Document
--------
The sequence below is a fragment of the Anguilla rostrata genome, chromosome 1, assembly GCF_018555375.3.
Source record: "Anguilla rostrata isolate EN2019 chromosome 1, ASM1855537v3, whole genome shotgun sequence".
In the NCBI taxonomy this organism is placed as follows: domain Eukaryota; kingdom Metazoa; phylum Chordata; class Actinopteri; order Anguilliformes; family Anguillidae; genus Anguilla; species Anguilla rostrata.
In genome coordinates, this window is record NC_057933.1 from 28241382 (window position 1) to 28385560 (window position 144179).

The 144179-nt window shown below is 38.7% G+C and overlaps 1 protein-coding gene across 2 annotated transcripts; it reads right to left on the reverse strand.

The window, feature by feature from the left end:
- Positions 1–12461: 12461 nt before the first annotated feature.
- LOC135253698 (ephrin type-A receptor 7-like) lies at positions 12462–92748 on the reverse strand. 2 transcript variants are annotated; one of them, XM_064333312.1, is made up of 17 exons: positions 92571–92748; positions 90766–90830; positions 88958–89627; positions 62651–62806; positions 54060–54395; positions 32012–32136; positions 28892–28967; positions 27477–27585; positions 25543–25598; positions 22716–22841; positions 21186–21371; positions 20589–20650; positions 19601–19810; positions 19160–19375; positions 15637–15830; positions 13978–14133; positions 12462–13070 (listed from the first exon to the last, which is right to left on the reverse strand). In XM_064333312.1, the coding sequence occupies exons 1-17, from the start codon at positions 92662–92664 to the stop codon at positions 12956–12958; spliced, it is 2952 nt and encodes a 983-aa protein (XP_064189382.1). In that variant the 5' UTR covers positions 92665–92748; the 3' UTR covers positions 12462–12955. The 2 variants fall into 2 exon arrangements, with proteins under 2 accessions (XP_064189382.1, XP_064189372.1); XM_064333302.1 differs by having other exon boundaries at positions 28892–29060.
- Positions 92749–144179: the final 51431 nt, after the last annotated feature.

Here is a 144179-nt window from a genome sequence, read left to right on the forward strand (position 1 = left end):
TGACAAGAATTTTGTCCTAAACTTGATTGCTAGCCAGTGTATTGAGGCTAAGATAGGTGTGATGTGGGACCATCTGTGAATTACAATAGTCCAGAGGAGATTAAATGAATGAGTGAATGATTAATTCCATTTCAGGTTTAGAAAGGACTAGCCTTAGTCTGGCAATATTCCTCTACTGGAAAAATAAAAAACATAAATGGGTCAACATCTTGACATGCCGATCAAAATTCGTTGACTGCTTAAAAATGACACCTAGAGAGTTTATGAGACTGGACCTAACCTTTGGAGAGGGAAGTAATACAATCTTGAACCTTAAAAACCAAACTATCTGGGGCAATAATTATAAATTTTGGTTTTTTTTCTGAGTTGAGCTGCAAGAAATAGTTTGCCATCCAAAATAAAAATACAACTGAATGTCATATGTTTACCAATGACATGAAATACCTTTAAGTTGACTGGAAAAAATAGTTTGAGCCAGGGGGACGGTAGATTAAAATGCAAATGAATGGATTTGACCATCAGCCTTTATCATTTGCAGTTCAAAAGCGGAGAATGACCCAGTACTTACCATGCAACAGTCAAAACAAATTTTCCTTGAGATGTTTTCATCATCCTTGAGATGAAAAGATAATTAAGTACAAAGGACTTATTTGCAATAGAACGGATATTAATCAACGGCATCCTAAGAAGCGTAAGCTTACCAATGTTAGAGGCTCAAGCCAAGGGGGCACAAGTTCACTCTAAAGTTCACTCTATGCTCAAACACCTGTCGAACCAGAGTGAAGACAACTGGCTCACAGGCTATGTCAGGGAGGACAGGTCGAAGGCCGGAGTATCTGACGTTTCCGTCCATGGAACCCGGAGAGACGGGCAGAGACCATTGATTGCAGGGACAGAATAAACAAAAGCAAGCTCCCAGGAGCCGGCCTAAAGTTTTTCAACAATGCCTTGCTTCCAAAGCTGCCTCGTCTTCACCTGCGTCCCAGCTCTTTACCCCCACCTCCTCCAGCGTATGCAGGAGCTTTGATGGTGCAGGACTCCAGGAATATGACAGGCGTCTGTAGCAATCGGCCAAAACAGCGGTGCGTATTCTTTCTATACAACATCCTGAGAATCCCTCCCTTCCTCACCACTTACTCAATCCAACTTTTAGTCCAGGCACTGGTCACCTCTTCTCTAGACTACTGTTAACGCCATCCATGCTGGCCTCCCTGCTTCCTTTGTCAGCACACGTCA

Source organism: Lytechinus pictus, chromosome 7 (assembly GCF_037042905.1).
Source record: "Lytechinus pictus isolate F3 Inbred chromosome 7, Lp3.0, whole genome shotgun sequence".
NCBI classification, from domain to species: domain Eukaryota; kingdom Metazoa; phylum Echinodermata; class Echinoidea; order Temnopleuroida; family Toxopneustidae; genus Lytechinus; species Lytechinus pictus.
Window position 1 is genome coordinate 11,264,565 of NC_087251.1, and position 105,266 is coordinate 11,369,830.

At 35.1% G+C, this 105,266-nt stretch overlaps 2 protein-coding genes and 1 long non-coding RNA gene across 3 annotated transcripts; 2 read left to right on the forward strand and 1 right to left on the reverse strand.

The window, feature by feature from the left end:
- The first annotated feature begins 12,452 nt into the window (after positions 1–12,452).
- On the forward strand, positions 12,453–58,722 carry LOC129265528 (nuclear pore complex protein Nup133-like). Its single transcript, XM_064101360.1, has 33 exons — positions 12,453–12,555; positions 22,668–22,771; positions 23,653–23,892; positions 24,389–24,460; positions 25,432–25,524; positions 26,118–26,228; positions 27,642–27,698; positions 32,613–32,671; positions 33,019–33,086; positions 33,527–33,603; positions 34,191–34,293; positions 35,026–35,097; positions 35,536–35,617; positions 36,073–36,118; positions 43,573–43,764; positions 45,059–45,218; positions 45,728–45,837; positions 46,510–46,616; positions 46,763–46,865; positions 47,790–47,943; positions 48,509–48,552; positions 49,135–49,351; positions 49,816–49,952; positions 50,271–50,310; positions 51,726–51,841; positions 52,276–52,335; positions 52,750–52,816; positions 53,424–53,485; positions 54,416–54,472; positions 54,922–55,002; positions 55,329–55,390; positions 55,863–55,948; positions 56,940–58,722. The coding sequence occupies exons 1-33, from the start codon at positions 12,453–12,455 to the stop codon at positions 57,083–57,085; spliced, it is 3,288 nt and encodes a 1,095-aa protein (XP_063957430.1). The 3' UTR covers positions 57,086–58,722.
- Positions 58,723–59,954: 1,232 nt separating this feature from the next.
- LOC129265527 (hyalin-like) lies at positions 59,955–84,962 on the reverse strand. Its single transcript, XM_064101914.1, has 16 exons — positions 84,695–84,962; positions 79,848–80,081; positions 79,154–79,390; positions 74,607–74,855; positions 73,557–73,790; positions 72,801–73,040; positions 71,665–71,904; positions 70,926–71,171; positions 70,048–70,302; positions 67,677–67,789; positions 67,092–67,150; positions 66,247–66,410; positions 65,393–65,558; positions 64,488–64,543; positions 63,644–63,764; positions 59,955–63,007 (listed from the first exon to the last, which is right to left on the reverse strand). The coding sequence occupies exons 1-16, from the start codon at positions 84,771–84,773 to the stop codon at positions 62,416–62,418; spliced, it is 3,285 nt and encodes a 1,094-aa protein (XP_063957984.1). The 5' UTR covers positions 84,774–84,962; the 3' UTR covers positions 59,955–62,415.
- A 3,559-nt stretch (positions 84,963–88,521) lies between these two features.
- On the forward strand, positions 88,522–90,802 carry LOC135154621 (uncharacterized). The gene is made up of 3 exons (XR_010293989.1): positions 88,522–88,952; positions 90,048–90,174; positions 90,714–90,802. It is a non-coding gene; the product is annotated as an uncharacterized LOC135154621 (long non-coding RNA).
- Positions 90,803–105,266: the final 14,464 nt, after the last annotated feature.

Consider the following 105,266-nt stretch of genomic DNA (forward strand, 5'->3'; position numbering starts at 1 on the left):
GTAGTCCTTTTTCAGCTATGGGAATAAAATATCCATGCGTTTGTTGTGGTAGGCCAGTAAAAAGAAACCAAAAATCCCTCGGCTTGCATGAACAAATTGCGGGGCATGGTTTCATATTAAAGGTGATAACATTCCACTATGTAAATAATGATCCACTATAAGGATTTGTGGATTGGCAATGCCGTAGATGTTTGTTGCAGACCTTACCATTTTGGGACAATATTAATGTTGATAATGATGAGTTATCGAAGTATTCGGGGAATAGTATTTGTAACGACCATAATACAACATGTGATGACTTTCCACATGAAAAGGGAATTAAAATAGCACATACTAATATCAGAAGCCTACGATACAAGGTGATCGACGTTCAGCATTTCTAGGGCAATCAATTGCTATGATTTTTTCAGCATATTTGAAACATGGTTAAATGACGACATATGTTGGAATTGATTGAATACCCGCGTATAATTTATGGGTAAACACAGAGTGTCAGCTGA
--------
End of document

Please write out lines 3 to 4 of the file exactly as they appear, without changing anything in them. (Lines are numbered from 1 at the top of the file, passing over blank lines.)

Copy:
In the NCBI taxonomy this organism is placed as follows: domain Eukaryota; kingdom Metazoa; phylum Chordata; class Actinopteri; order Anguilliformes; family Anguillidae; genus Anguilla; species Anguilla rostrata.
In genome coordinates, this window is record NC_057933.1 from 28241382 (window position 1) to 28385560 (window position 144179).